Kucinich, Kerry and Edwards all want to use the U.N. to control Iraq. This comes in different flavors. Kucinich wants "the U.N. in and the U.S. out." [5]  Kerry, however, makes it clear that the "U.N. in" does not really mean the "U.S. out." He says, "Ambassador Bremer and the Coalition Provisional Authority should be sincerely thanked for their service -- and replaced by a UN Special Representative in Iraq who will remove the stigma of foreign occupation from our presence there. The United States has ample power and influence to establish a working relationship which guarantees -- indeed guides us to -- an outcome which meets our goals and security needs."  [2]  Edwards likes the U.N. and NATO both, saying: "Involve our allies, the United Nations and the North Atlantic Treaty Organization in establishing a free Iraqi government with legitimacy in the region and around the world." [6]  Clark, on the other hand, favors relying mainly on NATO and just getting the U.N.'s blessing. His web page puts it this way: "Transform the military operation into a NATO operation. General Abizaid, commander of US forces in the Middle East, would remain in charge of the operation, but he would report to the NATO Council...If we take these steps, we can expect NATO countries to contribute around 50,000 troops. With NATO support and U.N. endorsement, we can also get Arab countries in the region to step in. Their presence would prove that this is not an American occupation, but an international and regional effort to stabilize Iraq." [7]  Lieberman just echoes Bush, saying, "The goal is to stabilize Iraq. When that happens, we can leave." [8]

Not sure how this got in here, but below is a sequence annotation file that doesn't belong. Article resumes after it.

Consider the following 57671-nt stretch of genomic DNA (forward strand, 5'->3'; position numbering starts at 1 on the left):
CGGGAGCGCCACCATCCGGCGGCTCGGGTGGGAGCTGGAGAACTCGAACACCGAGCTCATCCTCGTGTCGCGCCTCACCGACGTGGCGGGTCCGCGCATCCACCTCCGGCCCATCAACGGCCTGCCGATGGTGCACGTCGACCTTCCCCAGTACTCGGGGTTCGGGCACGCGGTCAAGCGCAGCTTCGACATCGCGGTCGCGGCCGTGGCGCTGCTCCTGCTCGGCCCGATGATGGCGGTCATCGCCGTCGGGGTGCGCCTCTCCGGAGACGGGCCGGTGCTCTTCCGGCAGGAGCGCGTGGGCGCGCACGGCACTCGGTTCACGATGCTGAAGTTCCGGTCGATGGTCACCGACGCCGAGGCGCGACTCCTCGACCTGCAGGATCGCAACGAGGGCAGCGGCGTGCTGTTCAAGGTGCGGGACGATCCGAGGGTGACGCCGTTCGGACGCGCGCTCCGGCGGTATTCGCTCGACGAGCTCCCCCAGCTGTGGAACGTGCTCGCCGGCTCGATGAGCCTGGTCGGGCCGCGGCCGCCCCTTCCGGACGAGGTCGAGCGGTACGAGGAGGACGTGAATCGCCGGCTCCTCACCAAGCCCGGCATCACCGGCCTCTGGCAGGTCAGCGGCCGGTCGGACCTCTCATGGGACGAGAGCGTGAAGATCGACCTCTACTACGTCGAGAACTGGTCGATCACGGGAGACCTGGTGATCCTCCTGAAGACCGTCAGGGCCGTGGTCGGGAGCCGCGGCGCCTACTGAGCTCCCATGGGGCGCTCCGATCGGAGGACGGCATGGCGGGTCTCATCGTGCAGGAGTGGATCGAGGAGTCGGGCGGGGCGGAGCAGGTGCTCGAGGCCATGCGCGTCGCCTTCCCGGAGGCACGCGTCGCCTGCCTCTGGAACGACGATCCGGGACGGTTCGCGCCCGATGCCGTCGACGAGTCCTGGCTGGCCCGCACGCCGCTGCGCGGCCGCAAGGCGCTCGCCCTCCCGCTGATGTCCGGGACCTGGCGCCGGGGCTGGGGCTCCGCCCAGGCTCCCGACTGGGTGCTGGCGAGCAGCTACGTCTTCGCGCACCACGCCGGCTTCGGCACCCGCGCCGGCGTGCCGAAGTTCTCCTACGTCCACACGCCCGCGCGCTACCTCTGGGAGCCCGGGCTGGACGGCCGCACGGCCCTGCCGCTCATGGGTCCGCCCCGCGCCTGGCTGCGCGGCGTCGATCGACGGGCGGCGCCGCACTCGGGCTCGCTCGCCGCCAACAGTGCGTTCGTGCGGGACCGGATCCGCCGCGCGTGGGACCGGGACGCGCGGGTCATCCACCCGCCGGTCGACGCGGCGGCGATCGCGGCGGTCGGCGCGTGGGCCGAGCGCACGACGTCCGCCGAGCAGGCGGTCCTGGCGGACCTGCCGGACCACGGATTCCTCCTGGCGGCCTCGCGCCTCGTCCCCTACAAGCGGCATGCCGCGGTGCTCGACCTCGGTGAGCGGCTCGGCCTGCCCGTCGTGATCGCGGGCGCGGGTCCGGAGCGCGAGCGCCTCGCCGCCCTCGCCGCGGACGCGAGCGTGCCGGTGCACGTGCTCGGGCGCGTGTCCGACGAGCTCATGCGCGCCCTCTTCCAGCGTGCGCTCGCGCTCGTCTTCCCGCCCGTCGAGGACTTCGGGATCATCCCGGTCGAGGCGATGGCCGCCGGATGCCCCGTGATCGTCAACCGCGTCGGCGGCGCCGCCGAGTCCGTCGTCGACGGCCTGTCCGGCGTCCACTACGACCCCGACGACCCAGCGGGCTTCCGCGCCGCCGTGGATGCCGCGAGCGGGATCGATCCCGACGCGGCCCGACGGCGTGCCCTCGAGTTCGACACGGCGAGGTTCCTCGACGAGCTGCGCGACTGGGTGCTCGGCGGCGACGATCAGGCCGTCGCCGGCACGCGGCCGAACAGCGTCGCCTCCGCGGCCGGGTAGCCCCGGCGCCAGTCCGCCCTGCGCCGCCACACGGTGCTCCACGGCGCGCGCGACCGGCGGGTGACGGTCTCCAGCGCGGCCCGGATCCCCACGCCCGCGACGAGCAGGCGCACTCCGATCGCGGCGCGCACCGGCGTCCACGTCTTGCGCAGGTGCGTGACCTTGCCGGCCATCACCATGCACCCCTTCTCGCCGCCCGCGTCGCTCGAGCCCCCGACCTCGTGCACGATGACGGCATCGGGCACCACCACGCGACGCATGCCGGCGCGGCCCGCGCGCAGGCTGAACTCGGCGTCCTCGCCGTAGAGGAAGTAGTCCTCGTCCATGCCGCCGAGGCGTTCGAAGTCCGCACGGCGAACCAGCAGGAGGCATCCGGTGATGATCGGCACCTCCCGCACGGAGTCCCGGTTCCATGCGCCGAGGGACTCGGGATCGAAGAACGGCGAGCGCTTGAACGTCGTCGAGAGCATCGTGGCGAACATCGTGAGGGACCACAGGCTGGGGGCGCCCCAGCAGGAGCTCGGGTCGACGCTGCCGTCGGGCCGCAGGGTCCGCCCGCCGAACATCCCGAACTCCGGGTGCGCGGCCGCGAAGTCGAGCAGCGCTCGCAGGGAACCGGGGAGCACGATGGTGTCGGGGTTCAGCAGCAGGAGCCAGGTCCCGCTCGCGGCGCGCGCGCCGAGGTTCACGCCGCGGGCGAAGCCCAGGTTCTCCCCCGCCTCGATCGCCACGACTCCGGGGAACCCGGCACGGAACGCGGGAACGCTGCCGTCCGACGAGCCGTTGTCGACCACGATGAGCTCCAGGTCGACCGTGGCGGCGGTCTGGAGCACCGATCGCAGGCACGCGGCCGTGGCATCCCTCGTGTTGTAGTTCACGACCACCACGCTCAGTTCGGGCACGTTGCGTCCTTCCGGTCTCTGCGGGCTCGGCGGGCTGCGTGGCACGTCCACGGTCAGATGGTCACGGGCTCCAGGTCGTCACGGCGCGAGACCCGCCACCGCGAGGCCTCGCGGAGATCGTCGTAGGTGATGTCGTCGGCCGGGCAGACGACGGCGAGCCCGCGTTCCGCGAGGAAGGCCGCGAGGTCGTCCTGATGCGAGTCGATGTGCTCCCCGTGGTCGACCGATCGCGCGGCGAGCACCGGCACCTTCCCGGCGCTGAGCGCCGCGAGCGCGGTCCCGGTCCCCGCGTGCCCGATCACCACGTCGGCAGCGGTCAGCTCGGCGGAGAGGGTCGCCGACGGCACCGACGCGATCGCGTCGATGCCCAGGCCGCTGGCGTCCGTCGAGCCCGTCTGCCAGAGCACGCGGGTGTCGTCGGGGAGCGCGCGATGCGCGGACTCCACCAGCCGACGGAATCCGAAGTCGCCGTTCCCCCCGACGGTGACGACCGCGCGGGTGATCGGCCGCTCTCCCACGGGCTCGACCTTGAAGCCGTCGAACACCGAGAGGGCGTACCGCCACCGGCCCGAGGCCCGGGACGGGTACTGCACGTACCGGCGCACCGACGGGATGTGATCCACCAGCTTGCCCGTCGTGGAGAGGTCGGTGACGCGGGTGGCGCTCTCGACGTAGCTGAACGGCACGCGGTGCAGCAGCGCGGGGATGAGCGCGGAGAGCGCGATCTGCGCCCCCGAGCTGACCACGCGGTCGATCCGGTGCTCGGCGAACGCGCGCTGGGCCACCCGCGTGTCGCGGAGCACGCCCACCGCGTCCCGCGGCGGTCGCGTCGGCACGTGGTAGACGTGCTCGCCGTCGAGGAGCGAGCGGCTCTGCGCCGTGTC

Which leaves Dean, the "serious anti-war candidate" who actually wants to keep occupying Iraq with U.S. troops, but do it like Bush Senior did. Dean says, "George Bush's father had over 100,000 foreign troops in Iraq, many of whom were from Muslim nations. We need to bring troops from those countries back to Iraq to replace our Guard and Reserve troops and one of our two divisions in Iraq." [9]  Dean is now being tutored in foreign policy by Clinton's Secretary of State, Madeleine Albright [10], who, when asked by Leslie Stahl in a 1999 interview on 60 Minutes, "I understand that 500,000 Iraqi children have died due to our sanctions...was it worth it?" replied, "It was worth it." [11]  Dean's web site quotes Albright approvingly: "As Madeleine Albright once put it, we are the 'indispensable power' for addressing so many of the challenges around the world." [12] One challenge Dean will certainly not address is stopping Israel's war on Palestinians. His web page declares, "Our alliance with Israel is and must remain unshakeable." [13]